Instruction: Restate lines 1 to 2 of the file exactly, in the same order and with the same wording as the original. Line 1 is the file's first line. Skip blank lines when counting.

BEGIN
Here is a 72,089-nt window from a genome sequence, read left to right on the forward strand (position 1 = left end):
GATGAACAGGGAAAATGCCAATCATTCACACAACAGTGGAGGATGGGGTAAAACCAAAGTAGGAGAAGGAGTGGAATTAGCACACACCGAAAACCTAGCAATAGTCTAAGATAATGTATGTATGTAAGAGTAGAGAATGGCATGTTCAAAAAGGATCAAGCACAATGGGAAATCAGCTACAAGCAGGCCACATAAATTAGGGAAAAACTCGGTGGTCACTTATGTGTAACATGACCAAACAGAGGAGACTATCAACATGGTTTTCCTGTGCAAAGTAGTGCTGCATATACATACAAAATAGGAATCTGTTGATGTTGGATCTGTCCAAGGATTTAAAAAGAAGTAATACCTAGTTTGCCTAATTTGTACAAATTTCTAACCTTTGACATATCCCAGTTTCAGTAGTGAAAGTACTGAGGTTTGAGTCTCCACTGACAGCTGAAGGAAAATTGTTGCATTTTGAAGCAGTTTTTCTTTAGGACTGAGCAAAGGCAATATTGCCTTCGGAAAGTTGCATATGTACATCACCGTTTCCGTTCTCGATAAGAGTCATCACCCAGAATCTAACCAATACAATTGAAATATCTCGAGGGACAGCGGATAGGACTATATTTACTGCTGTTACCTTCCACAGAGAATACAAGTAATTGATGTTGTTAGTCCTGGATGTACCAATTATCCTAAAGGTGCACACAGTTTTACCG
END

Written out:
Here is a 72,089-nt window from a genome sequence, read left to right on the forward strand (position 1 = left end):
GATGAACAGGGAAAATGCCAATCATTCACACAACAGTGGAGGATGGGGTAAAACCAAAGTAGGAGAAGGAGTGGAATTAGCACACACCGAAAACCTAGCAATAGTCTAAGATAATGTATGTATGTAAGAGTAGAGAATGGCATGTTCAAAAAGGATCAAGCACAATGGGAAATCAGCTACAAGCAGGCCACATAAATTAGGGAAAAACTCGGTGGTCACTTATGTGTAACATGACCAAACAGAGGAGACTATCAACATGGTTTTCCTGTGCAAAGTAGTGCTGCATATACATACAAAATAGGAATCTGTTGATGTTGGATCTGTCCAAGGATTTAAAAAGAAGTAATACCTAGTTTGCCTAATTTGTACAAATTTCTAACCTTTGACATATCCCAGTTTCAGTAGTGAAAGTACTGAGGTTTGAGTCTCCACTGACAGCTGAAGGAAAATTGTTGCATTTTGAAGCAGTTTTTCTTTAGGACTGAGCAAAGGCAATATTGCCTTCGGAAAGTTGCATATGTACATCACCGTTTCCGTTCTCGATAAGAGTCATCACCCAGAATCTAACCAATACAATTGAAATATCTCGAGGGACAGCGGATAGGACTATATTTACTGCTGTTACCTTCCACAGAGAATACAAGTAATTGATGTTGTTAGTCCTGGATGTACCAATTATCCTAAAGGTGCACACAGTTTTACCG